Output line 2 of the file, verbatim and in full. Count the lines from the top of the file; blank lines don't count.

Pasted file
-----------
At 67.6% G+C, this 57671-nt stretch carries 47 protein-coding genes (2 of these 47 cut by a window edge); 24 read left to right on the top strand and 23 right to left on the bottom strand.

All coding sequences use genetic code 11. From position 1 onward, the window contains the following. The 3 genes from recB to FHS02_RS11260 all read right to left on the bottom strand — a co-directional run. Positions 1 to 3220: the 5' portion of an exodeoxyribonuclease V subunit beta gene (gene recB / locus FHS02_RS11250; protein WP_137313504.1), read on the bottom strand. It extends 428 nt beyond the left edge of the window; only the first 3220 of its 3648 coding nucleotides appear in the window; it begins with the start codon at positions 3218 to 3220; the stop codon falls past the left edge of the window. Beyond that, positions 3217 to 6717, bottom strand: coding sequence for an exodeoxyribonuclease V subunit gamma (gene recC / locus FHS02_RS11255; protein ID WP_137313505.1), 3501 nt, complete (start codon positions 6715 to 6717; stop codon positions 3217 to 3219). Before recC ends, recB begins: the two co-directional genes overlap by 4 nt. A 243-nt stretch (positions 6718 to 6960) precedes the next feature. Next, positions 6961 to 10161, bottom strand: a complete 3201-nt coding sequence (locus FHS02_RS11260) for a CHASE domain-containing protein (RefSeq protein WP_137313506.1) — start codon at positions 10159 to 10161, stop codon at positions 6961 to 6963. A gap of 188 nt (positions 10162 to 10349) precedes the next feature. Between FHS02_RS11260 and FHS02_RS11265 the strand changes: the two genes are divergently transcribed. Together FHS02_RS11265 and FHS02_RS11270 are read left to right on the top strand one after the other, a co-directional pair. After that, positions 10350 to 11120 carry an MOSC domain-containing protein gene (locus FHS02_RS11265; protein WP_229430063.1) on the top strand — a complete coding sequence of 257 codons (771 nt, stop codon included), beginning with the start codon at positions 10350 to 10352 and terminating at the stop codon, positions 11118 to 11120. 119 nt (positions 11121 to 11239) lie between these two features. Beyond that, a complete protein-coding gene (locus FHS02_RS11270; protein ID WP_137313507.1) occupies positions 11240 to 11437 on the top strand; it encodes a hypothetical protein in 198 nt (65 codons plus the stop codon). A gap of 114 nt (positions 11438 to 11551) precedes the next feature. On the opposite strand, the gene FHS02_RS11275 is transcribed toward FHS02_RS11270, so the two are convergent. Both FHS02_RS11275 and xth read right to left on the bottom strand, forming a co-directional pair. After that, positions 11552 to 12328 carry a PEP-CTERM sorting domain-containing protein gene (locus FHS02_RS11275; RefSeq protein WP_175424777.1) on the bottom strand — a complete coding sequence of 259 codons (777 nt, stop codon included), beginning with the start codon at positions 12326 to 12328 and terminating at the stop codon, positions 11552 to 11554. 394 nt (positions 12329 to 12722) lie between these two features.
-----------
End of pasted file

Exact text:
All coding sequences use genetic code 11. From position 1 onward, the window contains the following. The 3 genes from recB to FHS02_RS11260 all read right to left on the bottom strand — a co-directional run. Positions 1 to 3220: the 5' portion of an exodeoxyribonuclease V subunit beta gene (gene recB / locus FHS02_RS11250; protein WP_137313504.1), read on the bottom strand. It extends 428 nt beyond the left edge of the window; only the first 3220 of its 3648 coding nucleotides appear in the window; it begins with the start codon at positions 3218 to 3220; the stop codon falls past the left edge of the window. Beyond that, positions 3217 to 6717, bottom strand: coding sequence for an exodeoxyribonuclease V subunit gamma (gene recC / locus FHS02_RS11255; protein ID WP_137313505.1), 3501 nt, complete (start codon positions 6715 to 6717; stop codon positions 3217 to 3219). Before recC ends, recB begins: the two co-directional genes overlap by 4 nt. A 243-nt stretch (positions 6718 to 6960) precedes the next feature. Next, positions 6961 to 10161, bottom strand: a complete 3201-nt coding sequence (locus FHS02_RS11260) for a CHASE domain-containing protein (RefSeq protein WP_137313506.1) — start codon at positions 10159 to 10161, stop codon at positions 6961 to 6963. A gap of 188 nt (positions 10162 to 10349) precedes the next feature. Between FHS02_RS11260 and FHS02_RS11265 the strand changes: the two genes are divergently transcribed. Together FHS02_RS11265 and FHS02_RS11270 are read left to right on the top strand one after the other, a co-directional pair. After that, positions 10350 to 11120 carry an MOSC domain-containing protein gene (locus FHS02_RS11265; protein WP_229430063.1) on the top strand — a complete coding sequence of 257 codons (771 nt, stop codon included), beginning with the start codon at positions 10350 to 10352 and terminating at the stop codon, positions 11118 to 11120. 119 nt (positions 11121 to 11239) lie between these two features. Beyond that, a complete protein-coding gene (locus FHS02_RS11270; protein ID WP_137313507.1) occupies positions 11240 to 11437 on the top strand; it encodes a hypothetical protein in 198 nt (65 codons plus the stop codon). A gap of 114 nt (positions 11438 to 11551) precedes the next feature. On the opposite strand, the gene FHS02_RS11275 is transcribed toward FHS02_RS11270, so the two are convergent. Both FHS02_RS11275 and xth read right to left on the bottom strand, forming a co-directional pair. After that, positions 11552 to 12328 carry a PEP-CTERM sorting domain-containing protein gene (locus FHS02_RS11275; RefSeq protein WP_175424777.1) on the bottom strand — a complete coding sequence of 259 codons (777 nt, stop codon included), beginning with the start codon at positions 12326 to 12328 and terminating at the stop codon, positions 11552 to 11554. 394 nt (positions 12329 to 12722) lie between these two features.